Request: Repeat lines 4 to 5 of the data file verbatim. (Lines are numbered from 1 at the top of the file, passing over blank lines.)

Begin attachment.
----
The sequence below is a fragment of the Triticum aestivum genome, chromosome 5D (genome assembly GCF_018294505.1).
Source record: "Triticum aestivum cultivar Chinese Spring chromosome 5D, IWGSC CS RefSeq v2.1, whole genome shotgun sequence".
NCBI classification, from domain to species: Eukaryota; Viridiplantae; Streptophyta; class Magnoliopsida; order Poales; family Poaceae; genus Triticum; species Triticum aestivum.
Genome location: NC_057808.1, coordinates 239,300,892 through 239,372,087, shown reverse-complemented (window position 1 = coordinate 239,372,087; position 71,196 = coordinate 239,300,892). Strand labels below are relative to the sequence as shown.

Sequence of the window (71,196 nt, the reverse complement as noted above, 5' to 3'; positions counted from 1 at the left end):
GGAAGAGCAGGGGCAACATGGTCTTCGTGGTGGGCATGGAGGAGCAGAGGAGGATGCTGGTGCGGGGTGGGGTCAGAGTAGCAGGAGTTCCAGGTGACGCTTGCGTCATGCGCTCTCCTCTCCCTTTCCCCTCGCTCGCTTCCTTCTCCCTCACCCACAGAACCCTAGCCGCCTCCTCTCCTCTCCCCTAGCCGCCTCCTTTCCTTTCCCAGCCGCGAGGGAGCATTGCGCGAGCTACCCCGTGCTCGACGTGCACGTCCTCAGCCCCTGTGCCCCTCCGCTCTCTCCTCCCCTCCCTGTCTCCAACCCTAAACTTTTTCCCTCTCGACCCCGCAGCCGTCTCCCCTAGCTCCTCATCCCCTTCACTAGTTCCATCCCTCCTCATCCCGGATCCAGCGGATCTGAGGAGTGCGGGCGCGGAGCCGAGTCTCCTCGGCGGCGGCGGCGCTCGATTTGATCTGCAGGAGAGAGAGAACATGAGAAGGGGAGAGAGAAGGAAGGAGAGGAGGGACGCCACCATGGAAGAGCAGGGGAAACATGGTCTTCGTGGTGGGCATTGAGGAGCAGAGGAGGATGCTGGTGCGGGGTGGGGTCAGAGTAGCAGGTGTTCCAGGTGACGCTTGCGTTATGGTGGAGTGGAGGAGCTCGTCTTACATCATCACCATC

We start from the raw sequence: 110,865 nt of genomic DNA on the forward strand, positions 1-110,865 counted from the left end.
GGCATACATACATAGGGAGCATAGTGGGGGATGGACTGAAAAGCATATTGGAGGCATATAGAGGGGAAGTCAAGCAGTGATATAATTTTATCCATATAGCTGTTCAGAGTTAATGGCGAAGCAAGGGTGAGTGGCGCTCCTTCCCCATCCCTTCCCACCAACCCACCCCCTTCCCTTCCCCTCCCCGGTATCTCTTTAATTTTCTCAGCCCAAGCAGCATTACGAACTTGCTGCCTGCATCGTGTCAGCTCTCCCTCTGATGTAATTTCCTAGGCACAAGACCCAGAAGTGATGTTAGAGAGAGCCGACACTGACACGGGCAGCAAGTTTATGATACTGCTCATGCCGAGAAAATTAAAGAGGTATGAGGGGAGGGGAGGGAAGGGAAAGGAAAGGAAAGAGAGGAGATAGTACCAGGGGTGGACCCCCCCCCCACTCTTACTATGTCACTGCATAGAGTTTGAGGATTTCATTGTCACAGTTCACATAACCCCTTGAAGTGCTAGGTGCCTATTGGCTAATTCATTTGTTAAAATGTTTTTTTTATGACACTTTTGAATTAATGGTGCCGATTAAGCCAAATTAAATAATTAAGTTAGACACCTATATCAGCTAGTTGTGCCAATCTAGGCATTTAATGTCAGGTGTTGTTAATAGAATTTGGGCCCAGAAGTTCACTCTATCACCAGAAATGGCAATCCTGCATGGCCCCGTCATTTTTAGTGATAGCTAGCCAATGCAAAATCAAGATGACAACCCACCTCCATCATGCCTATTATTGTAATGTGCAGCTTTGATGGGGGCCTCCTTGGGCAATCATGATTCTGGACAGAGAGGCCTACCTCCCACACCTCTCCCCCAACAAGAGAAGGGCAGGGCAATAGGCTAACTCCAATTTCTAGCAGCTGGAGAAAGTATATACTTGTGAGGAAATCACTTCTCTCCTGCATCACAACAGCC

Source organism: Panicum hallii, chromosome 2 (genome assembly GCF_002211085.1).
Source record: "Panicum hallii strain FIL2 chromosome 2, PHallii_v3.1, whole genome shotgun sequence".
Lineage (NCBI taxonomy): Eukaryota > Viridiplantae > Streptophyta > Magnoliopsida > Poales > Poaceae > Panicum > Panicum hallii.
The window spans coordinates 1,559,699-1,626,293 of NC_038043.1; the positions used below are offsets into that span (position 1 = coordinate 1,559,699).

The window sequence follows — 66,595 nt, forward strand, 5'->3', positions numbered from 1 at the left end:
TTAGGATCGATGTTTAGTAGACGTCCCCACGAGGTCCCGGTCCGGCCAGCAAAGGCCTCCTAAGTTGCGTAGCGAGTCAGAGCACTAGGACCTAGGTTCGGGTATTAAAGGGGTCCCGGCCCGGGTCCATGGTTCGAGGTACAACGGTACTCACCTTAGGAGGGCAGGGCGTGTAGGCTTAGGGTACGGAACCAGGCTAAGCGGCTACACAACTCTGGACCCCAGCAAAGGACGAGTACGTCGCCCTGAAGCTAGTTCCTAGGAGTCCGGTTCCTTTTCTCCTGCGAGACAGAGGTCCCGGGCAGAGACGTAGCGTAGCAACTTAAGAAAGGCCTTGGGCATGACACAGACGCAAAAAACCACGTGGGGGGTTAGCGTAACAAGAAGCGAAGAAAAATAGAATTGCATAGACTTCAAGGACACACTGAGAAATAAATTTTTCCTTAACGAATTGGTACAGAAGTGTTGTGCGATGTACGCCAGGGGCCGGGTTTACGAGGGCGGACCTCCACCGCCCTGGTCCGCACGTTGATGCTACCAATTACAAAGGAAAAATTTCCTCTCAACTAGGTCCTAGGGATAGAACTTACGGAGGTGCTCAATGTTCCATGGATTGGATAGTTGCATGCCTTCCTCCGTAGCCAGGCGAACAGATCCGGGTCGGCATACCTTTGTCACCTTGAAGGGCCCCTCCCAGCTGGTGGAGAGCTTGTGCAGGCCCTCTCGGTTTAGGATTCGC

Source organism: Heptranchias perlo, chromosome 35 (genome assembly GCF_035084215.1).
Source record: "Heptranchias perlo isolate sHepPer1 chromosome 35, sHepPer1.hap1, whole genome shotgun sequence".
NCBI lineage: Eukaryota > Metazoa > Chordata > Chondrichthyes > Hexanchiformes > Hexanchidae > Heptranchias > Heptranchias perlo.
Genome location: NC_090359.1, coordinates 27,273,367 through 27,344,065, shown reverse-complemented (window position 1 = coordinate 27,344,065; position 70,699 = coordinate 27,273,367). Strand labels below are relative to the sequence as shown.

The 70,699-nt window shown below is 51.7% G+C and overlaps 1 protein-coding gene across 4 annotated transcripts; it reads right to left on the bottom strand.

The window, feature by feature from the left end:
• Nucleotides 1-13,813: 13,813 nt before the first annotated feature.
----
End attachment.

Genome location: NC_057808.1, coordinates 239,300,892 through 239,372,087, shown reverse-complemented (window position 1 = coordinate 239,372,087; position 71,196 = coordinate 239,300,892). Strand labels below are relative to the sequence as shown.

Sequence of the window (71,196 nt, the reverse complement as noted above, 5' to 3'; positions counted from 1 at the left end):